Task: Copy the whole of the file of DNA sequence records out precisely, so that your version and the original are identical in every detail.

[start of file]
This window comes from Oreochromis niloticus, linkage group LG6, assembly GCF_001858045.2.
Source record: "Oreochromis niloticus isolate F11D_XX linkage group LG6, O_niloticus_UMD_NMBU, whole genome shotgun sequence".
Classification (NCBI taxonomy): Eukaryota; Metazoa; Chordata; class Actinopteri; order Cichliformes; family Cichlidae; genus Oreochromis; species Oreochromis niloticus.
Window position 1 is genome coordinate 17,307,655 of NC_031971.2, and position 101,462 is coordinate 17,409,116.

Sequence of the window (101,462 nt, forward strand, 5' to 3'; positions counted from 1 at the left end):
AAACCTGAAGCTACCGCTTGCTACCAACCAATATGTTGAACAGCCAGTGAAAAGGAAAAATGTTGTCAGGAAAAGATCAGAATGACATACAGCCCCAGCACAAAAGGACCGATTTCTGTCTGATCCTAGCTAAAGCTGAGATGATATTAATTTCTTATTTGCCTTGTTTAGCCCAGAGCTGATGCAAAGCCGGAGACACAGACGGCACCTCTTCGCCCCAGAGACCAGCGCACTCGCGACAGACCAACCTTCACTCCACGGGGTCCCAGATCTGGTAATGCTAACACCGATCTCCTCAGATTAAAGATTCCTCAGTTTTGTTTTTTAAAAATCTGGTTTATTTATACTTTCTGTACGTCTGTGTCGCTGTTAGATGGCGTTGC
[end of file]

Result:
This window comes from Oreochromis niloticus, linkage group LG6, assembly GCF_001858045.2.
Source record: "Oreochromis niloticus isolate F11D_XX linkage group LG6, O_niloticus_UMD_NMBU, whole genome shotgun sequence".
Classification (NCBI taxonomy): Eukaryota; Metazoa; Chordata; class Actinopteri; order Cichliformes; family Cichlidae; genus Oreochromis; species Oreochromis niloticus.
Window position 1 is genome coordinate 17,307,655 of NC_031971.2, and position 101,462 is coordinate 17,409,116.

Sequence of the window (101,462 nt, forward strand, 5' to 3'; positions counted from 1 at the left end):
AAACCTGAAGCTACCGCTTGCTACCAACCAATATGTTGAACAGCCAGTGAAAAGGAAAAATGTTGTCAGGAAAAGATCAGAATGACATACAGCCCCAGCACAAAAGGACCGATTTCTGTCTGATCCTAGCTAAAGCTGAGATGATATTAATTTCTTATTTGCCTTGTTTAGCCCAGAGCTGATGCAAAGCCGGAGACACAGACGGCACCTCTTCGCCCCAGAGACCAGCGCACTCGCGACAGACCAACCTTCACTCCACGGGGTCCCAGATCTGGTAATGCTAACACCGATCTCCTCAGATTAAAGATTCCTCAGTTTTGTTTTTTAAAAATCTGGTTTATTTATACTTTCTGTACGTCTGTGTCGCTGTTAGATGGCGTTGC